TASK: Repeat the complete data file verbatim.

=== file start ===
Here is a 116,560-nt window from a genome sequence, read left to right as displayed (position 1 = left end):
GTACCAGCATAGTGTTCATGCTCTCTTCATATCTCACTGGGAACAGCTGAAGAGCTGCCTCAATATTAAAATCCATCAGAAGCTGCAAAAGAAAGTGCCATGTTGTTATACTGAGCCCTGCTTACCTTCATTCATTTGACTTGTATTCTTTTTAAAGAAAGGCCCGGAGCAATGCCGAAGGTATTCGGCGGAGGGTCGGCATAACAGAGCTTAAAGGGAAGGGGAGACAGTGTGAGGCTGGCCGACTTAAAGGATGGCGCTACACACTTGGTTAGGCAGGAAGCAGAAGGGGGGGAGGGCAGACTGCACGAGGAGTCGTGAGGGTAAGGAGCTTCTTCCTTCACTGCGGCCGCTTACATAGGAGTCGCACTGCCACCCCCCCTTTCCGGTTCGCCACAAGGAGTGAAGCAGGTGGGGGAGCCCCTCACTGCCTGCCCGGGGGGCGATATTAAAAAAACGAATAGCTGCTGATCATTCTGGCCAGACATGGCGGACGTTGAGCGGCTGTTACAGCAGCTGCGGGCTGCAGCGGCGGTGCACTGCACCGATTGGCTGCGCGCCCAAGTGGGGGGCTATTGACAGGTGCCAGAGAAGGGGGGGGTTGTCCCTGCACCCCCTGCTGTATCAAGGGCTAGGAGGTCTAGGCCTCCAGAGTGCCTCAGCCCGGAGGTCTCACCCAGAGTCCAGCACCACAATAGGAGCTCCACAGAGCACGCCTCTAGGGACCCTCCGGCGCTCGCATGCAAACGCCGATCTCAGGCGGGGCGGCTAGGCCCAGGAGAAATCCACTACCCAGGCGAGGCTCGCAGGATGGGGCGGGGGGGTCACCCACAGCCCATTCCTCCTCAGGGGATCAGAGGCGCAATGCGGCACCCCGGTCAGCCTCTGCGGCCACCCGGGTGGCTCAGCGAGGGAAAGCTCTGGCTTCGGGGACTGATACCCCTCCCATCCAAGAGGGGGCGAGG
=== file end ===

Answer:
Here is a 116,560-nt window from a genome sequence, read left to right as displayed (position 1 = left end):
GTACCAGCATAGTGTTCATGCTCTCTTCATATCTCACTGGGAACAGCTGAAGAGCTGCCTCAATATTAAAATCCATCAGAAGCTGCAAAAGAAAGTGCCATGTTGTTATACTGAGCCCTGCTTACCTTCATTCATTTGACTTGTATTCTTTTTAAAGAAAGGCCCGGAGCAATGCCGAAGGTATTCGGCGGAGGGTCGGCATAACAGAGCTTAAAGGGAAGGGGAGACAGTGTGAGGCTGGCCGACTTAAAGGATGGCGCTACACACTTGGTTAGGCAGGAAGCAGAAGGGGGGGAGGGCAGACTGCACGAGGAGTCGTGAGGGTAAGGAGCTTCTTCCTTCACTGCGGCCGCTTACATAGGAGTCGCACTGCCACCCCCCCTTTCCGGTTCGCCACAAGGAGTGAAGCAGGTGGGGGAGCCCCTCACTGCCTGCCCGGGGGGCGATATTAAAAAAACGAATAGCTGCTGATCATTCTGGCCAGACATGGCGGACGTTGAGCGGCTGTTACAGCAGCTGCGGGCTGCAGCGGCGGTGCACTGCACCGATTGGCTGCGCGCCCAAGTGGGGGGCTATTGACAGGTGCCAGAGAAGGGGGGGGTTGTCCCTGCACCCCCTGCTGTATCAAGGGCTAGGAGGTCTAGGCCTCCAGAGTGCCTCAGCCCGGAGGTCTCACCCAGAGTCCAGCACCACAATAGGAGCTCCACAGAGCACGCCTCTAGGGACCCTCCGGCGCTCGCATGCAAACGCCGATCTCAGGCGGGGCGGCTAGGCCCAGGAGAAATCCACTACCCAGGCGAGGCTCGCAGGATGGGGCGGGGGGGTCACCCACAGCCCATTCCTCCTCAGGGGATCAGAGGCGCAATGCGGCACCCCGGTCAGCCTCTGCGGCCACCCGGGTGGCTCAGCGAGGGAAAGCTCTGGCTTCGGGGACTGATACCCCTCCCATCCAAGAGGGGGCGAGG